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Justices weigh burden of voter ID

Women’s league contends law keeps many from polls

– The state’s strict photo identification law went under the microscope Thursday with Indiana Supreme Court justices questioning whether the law creates an unconstitutional burden on voters.

State attorney Thomas Fisher contended the law is simply “another safeguard for fair and honest elections.”

But Karen Celestino-Horseman, attorney on behalf of the Indiana League of Women Voters, said the law goes beyond a simple regulation to being a qualification that bars some people from voting.

“The legislature can’t impose a qualification,” she said. “This particular law crosses a line.”

Indiana’s Republican-backed voter ID law passed in 2005 and requires voters to present a driver’s license or other government-issued photo identification at the polls.

A Hoosier who shows up to vote without a picture ID may cast a provisional ballot but must present a photo ID to the county election board within 10 days.

The U.S. Supreme Court upheld the law 6-3 in April 2008 based on provisions the U.S. Constitution. But the Indiana Court of Appeals struck down the law in September based on challenges to two separate provisions in the Indiana Constitution.

The panel of three appellate judges then found that the law violates the Indiana Constitution because it favors Hoosiers using mail-in absentee ballots who do not have to show ID to vote while those voting in person at the polls do.

The League of Women Voters also claims the law is illegal because it is an additional qualification to vote rather than a regulation on voting.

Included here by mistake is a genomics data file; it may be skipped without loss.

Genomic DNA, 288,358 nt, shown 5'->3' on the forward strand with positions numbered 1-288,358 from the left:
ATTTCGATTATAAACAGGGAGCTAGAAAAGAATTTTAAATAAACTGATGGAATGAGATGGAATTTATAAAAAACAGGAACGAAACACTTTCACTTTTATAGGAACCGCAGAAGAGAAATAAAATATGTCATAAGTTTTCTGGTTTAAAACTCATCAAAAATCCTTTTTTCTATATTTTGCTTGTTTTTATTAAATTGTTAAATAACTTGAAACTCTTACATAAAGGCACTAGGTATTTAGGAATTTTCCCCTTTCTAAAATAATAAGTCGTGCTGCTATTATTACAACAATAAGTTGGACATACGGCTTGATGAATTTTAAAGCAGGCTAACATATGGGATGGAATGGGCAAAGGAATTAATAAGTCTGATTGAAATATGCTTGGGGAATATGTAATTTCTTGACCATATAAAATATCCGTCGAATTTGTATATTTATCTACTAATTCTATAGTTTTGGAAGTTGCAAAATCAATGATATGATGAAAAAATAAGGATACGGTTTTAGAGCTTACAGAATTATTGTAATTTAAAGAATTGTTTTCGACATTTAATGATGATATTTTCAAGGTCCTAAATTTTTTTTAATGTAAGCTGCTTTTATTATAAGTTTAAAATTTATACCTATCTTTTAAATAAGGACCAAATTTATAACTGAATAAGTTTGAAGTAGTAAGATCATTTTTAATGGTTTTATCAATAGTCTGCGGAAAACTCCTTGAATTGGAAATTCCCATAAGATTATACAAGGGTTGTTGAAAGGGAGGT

Regulations include such things as being required to register to vote, having specific voting hours and signing the poll book before voting. But an example of a qualification includes a requirement to own property – something struck down by the courts.

Celestino-Horseman pointed out that people who cannot obtain identification have no other alternative if they don’t fit the requirements to vote absentee.

“There is a whole group of folks out there effectively being denied the right to vote,” Supreme Court Justice Robert Rucker said.

“How does that inspire confidence?”

And Supreme Court Justice Frank Sullivan Jr. seemed sympathetic to the struggles some might have trying to obtain birth certificates or other documentation in other states to get a state ID or driver’s license here.

“That’s a lot to have to go through for a constitutional right,” he said.

Several justices were disappointed that the League of Women Voters has sued on behalf of its group instead of on behalf of a specific person denied the right to vote under the law, which has been around for nine elections.

Celestino-Horseman briefly cited several instances in her legal briefs but said details on those cases are more appropriate if the lawsuit is not dismissed and is allowed to go forward.

Fisher said there are only a handful of anecdotal cases involving a person being denied the right to vote.

Sullivan pointed out conversely, though, that the only documented cases of voter fraud he is aware of are absentee ballots “and yet no one has to show ID to get an absentee ballot or cast one.”

Fisher also argued that Secretary of State Todd Rokita isn’t the proper defendant to sue because he doesn’t enforce the law – that duty falls upon county election boards.

The court will rule in the coming weeks or months.